College Student Sleep Patterns Could Be Detrimental

May 13, 2008

Science Daily/Central Michigan University

A Central Michigan University study has determined that many college students have sleep patterns that could have detrimental effects on their daily performance.


College students are among the most sleep-deprived age group in the U.S. Sleep deprivation can have detrimental effects on daily performance, including academics and driving, and has also been linked to depressed mood and behavioral problems.


A similar study by Forquer and Johnson, published in "Sleep and Hypnosis," found that the use of continuous white noise may help college students get better sleep. The study found that white noise was effective for college students with self-reported sleep problems to decrease difficulty in falling asleep and night wakings.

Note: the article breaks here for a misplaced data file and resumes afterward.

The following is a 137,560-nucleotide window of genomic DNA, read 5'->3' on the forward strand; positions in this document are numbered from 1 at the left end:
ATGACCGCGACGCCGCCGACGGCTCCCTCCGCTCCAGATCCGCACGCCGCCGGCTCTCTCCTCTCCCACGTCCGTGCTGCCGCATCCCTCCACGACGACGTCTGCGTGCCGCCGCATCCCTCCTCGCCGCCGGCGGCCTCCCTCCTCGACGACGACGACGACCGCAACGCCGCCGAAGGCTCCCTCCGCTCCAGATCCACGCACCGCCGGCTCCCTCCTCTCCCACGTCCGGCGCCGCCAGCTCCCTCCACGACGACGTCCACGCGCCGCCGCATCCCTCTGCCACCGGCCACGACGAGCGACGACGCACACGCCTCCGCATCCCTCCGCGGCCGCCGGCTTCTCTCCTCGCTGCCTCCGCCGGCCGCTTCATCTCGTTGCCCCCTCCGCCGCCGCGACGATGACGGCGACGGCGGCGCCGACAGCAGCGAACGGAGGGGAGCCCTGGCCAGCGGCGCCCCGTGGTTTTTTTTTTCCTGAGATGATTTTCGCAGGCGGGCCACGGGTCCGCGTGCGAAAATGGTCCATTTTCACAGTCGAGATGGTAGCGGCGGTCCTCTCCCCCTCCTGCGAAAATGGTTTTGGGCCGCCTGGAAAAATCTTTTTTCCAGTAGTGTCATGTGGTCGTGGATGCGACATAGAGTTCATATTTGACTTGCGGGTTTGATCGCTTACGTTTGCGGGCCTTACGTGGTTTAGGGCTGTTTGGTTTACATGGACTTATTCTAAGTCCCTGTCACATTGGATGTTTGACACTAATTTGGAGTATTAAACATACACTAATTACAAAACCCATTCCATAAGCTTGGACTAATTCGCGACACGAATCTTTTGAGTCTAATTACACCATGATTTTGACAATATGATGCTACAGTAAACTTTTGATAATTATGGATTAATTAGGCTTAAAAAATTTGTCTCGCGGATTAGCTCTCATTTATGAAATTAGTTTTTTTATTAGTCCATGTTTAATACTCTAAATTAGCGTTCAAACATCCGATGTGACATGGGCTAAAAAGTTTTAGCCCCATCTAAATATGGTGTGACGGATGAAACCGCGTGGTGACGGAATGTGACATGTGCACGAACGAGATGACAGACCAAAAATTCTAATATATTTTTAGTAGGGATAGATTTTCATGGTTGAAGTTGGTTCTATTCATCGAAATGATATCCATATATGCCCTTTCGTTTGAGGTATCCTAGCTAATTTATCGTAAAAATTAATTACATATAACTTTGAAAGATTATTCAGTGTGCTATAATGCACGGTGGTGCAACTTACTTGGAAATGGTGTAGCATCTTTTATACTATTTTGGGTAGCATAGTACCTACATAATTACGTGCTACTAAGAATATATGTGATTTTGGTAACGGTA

"These issues are extremely important because not getting enough sleep is associated with impaired attention, school performance, and also can lead to driving accidents as people fall asleep behind the wheel of their car," said Forquer. "Helping students sleep better will hopefully carry over to help them in some of these areas as well."

Member Login
Welcome, (First Name)!

Forgot? Show
Log In
Enter Member Area
My Profile Not a member? Sign up. Log Out